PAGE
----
In the 1950s and 60s, racial tensions over the growing Civil Rights movement spilled into public debate over the how the 100th anniversary of the Civil War and emancipation should be commemorated. Historian David W. Blight argues that “for the majority [of the American public], especially of white Americans—even as they watched TV images of civil rights marchers being clubbed by police and bitten by dogs in Birmingham, Alabama—to claim the centrality of slavery and emancipation in Civil War memory was still an awkward kind of impoliteness at best and heresy at worst.” For some white Southerners, the Civil War centennial was a way rebel against Civil Rights initiatives. The story of slavery and emancipation was ignored in favor of celebrating Confederate milestones and military bravery.
The complicated and conflicting public memories of the Civil War and slavery dampened public acceptance of Juneteenth and put potential participants’ safety at risk. While many African Americans continued to celebrate Juneteenth privately, public celebrations began to decline in the 1950s and 60s. While there were some significant efforts to commemorate emancipation in other ways, including events at the Lincoln Memorial in Washington, D.C. and Lincoln’s tomb in Springfield, Illinois, they failed to gain the prominence of other Civil War anniversaries.
In such a turbulent time, some members of the African American community also felt uncertain about the personal meaning and symbolism of Juneteenth. In an interview for the Institute of Texan Cultures in 1993, Dallas native Sadye Gee recalled that she “went from the ’40s to the ’60s with her [my daughter] not even being aware of Juneteenth…I felt that it was demeaning, at that time…it created some kind of anger in me… But then when I reached a rude awakening – this is part of my heritage…”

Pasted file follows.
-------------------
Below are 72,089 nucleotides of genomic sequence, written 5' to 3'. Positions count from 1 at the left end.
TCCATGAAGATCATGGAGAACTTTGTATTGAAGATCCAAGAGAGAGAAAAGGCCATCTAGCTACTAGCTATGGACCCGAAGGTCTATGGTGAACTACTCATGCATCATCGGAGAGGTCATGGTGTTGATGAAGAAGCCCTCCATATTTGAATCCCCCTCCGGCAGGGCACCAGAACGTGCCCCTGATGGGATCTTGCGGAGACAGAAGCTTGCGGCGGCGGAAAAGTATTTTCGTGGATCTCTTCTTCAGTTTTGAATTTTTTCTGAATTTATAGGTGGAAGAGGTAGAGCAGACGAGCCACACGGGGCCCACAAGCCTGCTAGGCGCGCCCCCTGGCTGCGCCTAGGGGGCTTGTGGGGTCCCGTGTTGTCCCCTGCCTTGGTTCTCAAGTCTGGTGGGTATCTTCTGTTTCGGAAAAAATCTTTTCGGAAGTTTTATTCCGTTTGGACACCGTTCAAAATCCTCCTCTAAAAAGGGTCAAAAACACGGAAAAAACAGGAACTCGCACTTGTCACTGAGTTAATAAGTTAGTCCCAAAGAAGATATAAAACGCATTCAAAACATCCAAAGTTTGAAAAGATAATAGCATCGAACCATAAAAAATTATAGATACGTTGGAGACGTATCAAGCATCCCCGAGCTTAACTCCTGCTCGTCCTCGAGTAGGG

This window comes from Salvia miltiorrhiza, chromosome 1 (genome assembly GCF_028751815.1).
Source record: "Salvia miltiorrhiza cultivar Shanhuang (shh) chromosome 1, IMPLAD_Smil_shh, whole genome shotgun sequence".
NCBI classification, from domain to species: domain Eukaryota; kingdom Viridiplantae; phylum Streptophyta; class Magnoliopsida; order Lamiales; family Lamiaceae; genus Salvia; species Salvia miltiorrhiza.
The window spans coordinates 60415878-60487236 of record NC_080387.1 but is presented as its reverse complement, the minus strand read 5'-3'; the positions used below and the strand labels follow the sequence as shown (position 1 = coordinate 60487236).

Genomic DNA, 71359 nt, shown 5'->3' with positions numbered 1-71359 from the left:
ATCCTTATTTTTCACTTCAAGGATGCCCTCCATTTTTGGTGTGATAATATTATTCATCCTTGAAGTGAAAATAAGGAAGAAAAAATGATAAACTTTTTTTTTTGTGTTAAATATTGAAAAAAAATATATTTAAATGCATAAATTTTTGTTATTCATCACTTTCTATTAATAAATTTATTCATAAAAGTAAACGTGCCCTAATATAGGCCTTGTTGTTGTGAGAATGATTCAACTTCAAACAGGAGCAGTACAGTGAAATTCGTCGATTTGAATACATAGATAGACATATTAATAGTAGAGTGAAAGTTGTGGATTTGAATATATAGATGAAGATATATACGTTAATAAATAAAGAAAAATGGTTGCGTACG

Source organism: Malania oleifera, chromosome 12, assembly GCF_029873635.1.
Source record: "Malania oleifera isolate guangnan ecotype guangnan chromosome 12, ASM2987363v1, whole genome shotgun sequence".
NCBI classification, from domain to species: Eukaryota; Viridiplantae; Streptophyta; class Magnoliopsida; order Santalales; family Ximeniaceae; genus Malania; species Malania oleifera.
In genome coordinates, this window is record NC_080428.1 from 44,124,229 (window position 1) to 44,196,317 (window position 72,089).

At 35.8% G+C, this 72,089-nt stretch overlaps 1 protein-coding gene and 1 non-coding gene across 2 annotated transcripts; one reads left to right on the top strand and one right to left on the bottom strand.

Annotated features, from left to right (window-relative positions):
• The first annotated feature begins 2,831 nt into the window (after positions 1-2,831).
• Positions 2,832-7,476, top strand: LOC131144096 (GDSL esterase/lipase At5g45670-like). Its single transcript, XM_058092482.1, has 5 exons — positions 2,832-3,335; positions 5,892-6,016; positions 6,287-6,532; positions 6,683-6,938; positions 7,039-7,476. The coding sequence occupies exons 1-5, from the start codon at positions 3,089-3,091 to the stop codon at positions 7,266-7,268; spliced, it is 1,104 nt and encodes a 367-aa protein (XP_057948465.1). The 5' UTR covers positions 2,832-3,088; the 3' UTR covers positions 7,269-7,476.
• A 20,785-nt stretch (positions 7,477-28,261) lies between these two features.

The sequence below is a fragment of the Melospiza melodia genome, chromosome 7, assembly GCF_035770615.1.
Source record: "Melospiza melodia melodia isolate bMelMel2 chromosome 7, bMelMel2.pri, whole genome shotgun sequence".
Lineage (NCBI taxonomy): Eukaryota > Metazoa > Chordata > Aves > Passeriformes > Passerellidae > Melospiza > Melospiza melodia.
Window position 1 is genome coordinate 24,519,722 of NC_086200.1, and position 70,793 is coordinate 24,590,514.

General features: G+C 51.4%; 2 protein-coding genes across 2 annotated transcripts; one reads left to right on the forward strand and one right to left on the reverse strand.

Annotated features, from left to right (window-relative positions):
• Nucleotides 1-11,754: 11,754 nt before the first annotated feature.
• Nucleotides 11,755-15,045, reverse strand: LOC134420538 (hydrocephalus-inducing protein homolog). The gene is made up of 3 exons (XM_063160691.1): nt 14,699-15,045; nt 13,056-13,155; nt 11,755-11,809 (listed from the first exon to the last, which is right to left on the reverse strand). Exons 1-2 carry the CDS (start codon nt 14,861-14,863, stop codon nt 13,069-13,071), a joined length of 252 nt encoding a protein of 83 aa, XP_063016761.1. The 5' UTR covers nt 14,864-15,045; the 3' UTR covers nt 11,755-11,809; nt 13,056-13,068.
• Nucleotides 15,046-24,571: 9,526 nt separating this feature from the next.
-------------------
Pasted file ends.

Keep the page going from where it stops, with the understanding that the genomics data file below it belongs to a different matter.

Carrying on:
By the 1970s, a renewed communal commitment to celebrating African American history and culture also produced a rejuvenated enthusiasm for Juneteenth. In 1968, major civil rights leaders organized a Poor People’s March in Washington, D.C., gathering supporters from all over the country. Discouraged by their unsuccessful campaign at the end of June, participants received a boost in morale when Texans among them suggested a Juneteenth celebration. Juneteenth was brought to national prominence as these participants brought Juneteenth traditions home with them. In 1979, Texas made Juneteenth an official state holiday.
Support for Juneteenth continued to soar into the 1990s. The posthumous publication of Ralph Ellison’s Juneteenth in 1999 and the appearance of groups dedicated to making Juneteenth an official national holiday increased the holiday’s prominence. Following Texas’ lead, 41 states and Washington, D.C. now host some form of Juneteenth celebration. The National Juneteenth Holiday campaign by the National Juneteenth Observance Foundation is one of many continuing efforts to make Juneteenth a nationally recognized holiday.